Tonight I want to discuss a common everyday routine we as diabetics perform everyday. We prick our fingers two to three times a day to check our blood sugar reading. I check mine in the morning and and usually at the end of the day. On a Sunday I may check it before breakfast and before dinner. My numbers have remained solid for the past three years with an A1C ranging between 5.0-5.5. I’m proud of myself for keeping my numbers at a safe steady rate. It has helped my overall diabetic health issues immensely.
There is however a frustrating part of checking your blood sugar. Sometimes you may receive a high reading in the morning with one finger and then a lower reading with another finger. You may ask yourself how is this possible?
One possible reason may be your finger may be dirty or contain food residue from something you just ate. So wash your hands throughly before you check your sugar.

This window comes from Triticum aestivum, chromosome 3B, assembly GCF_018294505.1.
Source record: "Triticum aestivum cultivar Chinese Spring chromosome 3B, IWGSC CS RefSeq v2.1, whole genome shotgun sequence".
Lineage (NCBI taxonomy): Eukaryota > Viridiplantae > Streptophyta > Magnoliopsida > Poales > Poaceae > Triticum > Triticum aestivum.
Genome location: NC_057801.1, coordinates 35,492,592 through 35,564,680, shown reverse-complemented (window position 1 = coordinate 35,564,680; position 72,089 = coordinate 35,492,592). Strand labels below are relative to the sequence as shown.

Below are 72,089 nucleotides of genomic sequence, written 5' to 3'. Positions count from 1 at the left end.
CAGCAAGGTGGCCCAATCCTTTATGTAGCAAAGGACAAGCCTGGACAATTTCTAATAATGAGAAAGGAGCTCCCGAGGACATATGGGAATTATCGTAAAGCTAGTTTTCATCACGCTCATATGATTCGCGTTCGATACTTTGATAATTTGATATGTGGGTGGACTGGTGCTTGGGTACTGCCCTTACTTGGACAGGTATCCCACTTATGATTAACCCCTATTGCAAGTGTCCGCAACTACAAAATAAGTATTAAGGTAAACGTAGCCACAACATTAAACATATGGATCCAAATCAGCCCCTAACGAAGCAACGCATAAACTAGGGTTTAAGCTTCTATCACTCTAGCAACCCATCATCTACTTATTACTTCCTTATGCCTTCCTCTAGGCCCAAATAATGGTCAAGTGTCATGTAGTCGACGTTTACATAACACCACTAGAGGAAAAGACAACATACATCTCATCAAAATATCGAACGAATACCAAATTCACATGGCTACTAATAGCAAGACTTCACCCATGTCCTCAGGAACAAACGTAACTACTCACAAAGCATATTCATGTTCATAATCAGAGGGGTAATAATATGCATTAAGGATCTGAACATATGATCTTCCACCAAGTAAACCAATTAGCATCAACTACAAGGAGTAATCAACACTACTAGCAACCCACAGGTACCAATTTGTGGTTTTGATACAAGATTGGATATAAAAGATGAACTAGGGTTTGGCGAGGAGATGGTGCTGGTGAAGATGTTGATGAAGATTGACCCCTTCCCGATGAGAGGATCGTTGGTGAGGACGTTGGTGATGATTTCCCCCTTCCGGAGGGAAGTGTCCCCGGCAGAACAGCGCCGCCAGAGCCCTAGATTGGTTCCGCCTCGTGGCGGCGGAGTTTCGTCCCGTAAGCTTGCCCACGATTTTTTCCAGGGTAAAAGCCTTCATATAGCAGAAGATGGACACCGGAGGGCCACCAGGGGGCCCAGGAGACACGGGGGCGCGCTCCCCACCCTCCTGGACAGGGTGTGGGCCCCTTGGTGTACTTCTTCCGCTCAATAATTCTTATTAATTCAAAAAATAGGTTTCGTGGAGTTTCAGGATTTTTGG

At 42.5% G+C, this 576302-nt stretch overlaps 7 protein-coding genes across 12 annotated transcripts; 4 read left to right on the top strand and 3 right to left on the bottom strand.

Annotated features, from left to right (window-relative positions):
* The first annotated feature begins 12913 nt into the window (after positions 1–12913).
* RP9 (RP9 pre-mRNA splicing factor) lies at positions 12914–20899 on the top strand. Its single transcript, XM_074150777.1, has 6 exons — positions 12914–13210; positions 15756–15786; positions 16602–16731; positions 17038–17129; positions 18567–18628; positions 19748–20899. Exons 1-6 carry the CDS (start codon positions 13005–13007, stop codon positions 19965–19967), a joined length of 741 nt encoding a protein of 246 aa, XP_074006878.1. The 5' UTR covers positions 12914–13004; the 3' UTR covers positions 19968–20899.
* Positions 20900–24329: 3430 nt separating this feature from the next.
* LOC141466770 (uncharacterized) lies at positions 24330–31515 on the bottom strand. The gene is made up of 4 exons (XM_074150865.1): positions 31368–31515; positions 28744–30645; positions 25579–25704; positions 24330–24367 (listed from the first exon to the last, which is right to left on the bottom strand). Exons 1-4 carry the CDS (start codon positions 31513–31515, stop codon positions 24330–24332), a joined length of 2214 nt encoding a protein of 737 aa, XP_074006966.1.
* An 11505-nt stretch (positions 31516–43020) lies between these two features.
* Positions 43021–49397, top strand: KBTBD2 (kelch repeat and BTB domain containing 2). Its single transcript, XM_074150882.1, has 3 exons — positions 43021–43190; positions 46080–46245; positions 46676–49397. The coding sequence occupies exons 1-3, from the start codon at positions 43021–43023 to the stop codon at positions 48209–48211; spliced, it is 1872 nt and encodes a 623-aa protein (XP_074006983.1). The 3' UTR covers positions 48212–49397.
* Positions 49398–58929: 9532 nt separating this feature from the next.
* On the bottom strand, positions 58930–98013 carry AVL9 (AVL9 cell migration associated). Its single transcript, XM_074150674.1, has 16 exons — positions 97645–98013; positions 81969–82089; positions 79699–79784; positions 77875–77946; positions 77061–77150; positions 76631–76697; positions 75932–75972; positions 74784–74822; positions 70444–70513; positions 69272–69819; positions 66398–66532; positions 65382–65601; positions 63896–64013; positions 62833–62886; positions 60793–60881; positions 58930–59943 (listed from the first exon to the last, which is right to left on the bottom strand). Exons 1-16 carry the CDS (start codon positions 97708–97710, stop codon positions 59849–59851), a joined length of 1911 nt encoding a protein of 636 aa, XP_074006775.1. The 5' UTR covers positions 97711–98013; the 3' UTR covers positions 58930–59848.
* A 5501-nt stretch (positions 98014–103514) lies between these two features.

The second possible reason could be your meters battery is low or could be giving you a reading that may differ at least twenty points in a given direction. I read this in an article from a diabetic page I follow. Talk to your endocrinologist on your next visit. You’ll have your blood work completed before your visit to compare your meter readings with your bloodwork.
The other reason could be the sample of your blood could differ from drop to drop. Did you ever notice when you squeeze your finger lightly your blood may be watery, but when you squeeze a little harder it’s thicker and more solid looking. I read on a online blog entitled One drop.today where the blogger described how your blood glucose molecules change with your blood flow.
In the end don’t panic! On your next visit to your diabetic doctor bring your meter and compare the meter readings with your bloodwork. The best advice I can give you is to eat regularly. Three meals a day, with each meal two to four hours apart. If you have a small snack before bed this also helps keeping your numbers stable. I’ve found the nights I don’t have a snack my reading the next morning may be higher than normal. Try to stick to a steady meal plan to keep your numbers stable.
If you have to check two fingers to get the better reading for your own sanity, by all means go ahead. Just remember your bloodwork is the most accurate blood sugar reading you’ll get.
My next blog will deal with neuropathy and how seasonal weather changes can affect you.Stay safe and healthy!